I’m excited to have the first guest post on this blog and to have it written by none other than my brother, Chukwuemeka Onyebuchi.
In one of our many (usually enlightening) conversations, he said a statement I find hard to forget – ‘Sad songs sell’. He explained giving a few examples and bam! I got the message. I’m glad he graciously agreed to write an article on it. So here! Sit back and enjoy.
The issue of music is a very interesting and undoubtedly vast one. I was on a website recently and saw a quote that I found intriguing. It was by a Michael Schneider, he said, “If we were more aware of the effects sounds have upon us, we would be more careful about the frequencies we expose ourselves to”.
Music is such a powerful tool in communication. It speaks to us in a way words can’t paint. When we listen to music, in that one moment we feel the symphony and we feel connected in a way words can’t describe. This begs the question of what do we listen to, does even the roadside music affect the way I think? I hope you enjoy the rest of the article as we explore the subject matter of music.
Let us start by considering the power of music. An article written by Light Bridge Music did remarkable justice to this topic, and highlights these following effects of music.
The first effect discussed was the physical and mental effects. Whether it’s for leisure or to get by the day, music is always there to provide soothing relief. Cool music makes you forget about the struggles, while loud heavy music gives us this energy from an unknown source. Coming to the mental effect, I feel we can bring it home to Naija. In Nigeria we have one on the most difficult conditions for survival, but our people surprisingly still smile. I believe our music has a role to play in this. We prefer music that makes us want to “scatter the place” or “move body” and this gives mental energy to cope with the day and the struggles therein.
Our emotions are also susceptible to music, in fact too susceptible. Look at it this way, after watching a movie packed with action we all feel like jumping into the car and doing a J-turn, or gliding through buildings to engage in some intergalactic nonsense. Think of a romantic movie where the protagonist (actor) dies while the antagonist (“bose”) succeeds, we all feel this anger, bitterness and a lot of other emotions forming in our gut. We often don’t pay attention to the music playing in the background that magnifies our emotions beyond reason. Film makers, advertisers and a host of others make use of music to tune our emotions to their advantage.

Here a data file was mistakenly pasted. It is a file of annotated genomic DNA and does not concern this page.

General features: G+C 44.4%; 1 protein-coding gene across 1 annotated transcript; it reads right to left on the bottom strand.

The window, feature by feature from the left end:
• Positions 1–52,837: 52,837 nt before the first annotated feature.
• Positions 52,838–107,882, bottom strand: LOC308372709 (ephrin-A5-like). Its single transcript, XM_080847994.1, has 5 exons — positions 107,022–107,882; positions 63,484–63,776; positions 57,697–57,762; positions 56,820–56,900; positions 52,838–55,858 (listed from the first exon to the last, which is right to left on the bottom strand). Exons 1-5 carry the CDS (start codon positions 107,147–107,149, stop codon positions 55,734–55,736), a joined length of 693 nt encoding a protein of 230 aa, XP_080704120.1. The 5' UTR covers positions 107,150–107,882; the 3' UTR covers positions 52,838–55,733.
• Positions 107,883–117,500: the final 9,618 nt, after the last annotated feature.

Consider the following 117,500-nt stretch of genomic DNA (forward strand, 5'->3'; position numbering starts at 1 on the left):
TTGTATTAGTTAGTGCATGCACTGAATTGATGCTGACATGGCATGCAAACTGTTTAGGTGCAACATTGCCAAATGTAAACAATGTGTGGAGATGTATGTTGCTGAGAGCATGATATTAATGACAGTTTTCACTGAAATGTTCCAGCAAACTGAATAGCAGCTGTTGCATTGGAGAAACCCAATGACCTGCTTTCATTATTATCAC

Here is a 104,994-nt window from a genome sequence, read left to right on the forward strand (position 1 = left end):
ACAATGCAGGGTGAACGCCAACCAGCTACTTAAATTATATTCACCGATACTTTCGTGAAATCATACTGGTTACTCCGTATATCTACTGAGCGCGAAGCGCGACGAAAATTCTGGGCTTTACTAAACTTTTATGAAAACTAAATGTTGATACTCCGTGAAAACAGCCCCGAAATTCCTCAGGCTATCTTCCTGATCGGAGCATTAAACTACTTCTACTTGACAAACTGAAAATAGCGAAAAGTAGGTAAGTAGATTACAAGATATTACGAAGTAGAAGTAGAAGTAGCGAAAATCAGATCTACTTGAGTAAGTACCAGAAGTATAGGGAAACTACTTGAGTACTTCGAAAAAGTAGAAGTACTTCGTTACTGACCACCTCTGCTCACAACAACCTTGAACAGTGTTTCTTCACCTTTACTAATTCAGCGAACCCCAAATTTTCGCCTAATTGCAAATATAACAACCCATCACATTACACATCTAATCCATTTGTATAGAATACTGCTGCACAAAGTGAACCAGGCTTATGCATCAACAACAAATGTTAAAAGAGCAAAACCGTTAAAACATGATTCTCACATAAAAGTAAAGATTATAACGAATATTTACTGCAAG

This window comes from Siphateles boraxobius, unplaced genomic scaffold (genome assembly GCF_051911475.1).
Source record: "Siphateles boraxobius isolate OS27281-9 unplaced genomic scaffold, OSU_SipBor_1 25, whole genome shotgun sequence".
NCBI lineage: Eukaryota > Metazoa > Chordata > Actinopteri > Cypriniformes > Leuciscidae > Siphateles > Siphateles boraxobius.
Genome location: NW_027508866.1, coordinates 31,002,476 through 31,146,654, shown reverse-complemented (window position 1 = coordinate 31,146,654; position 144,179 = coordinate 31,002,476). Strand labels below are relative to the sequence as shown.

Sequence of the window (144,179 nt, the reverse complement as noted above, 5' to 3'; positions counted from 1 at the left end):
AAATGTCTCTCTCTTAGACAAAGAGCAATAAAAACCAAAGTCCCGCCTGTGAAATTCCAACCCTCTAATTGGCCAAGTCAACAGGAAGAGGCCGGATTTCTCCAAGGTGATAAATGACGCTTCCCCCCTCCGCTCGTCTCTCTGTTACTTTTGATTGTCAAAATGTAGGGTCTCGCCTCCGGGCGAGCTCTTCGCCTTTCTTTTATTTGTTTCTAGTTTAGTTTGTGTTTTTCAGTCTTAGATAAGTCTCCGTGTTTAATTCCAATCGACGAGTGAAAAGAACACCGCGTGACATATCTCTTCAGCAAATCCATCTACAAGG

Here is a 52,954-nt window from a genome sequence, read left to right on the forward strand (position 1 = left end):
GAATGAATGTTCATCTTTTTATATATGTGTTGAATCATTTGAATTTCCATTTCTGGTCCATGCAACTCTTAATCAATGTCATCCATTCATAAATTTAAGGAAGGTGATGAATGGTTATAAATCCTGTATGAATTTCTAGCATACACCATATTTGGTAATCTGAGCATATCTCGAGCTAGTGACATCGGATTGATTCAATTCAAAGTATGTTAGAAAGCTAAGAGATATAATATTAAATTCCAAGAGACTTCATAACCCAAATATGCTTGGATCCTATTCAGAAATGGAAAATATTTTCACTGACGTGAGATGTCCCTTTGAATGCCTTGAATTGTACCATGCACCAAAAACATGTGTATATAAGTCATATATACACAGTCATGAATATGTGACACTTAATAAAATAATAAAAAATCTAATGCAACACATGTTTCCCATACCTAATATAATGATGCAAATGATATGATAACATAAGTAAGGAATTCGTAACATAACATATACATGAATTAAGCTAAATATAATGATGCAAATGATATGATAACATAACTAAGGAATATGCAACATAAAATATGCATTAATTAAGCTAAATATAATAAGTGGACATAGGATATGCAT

Then there is this issue of Altered States of Consciousness, the author of that article makes mention of how a song could cause someone have an experience so real that it couldn’t pass for a dream. Lost of words to explain this phenomenon the author says “Calling this a dream seemed to be wholly inadequate; the word vision came closer.” Though the author was well aware that the music did not create these experiences, he could not explain where they came from. I will definitely talk about that shortly.
The medical benefits of music are also worth mentioning as music and sound have the power to “heal body, mind and spirit”.
As we have briefly seen, music is too powerful. Mental_floss in their article gave a very clear insight into various ways it has inspired people. People like Michael Phelps – the renowned swimmer with numerous gold medals, is said to listen to music seconds before diving in.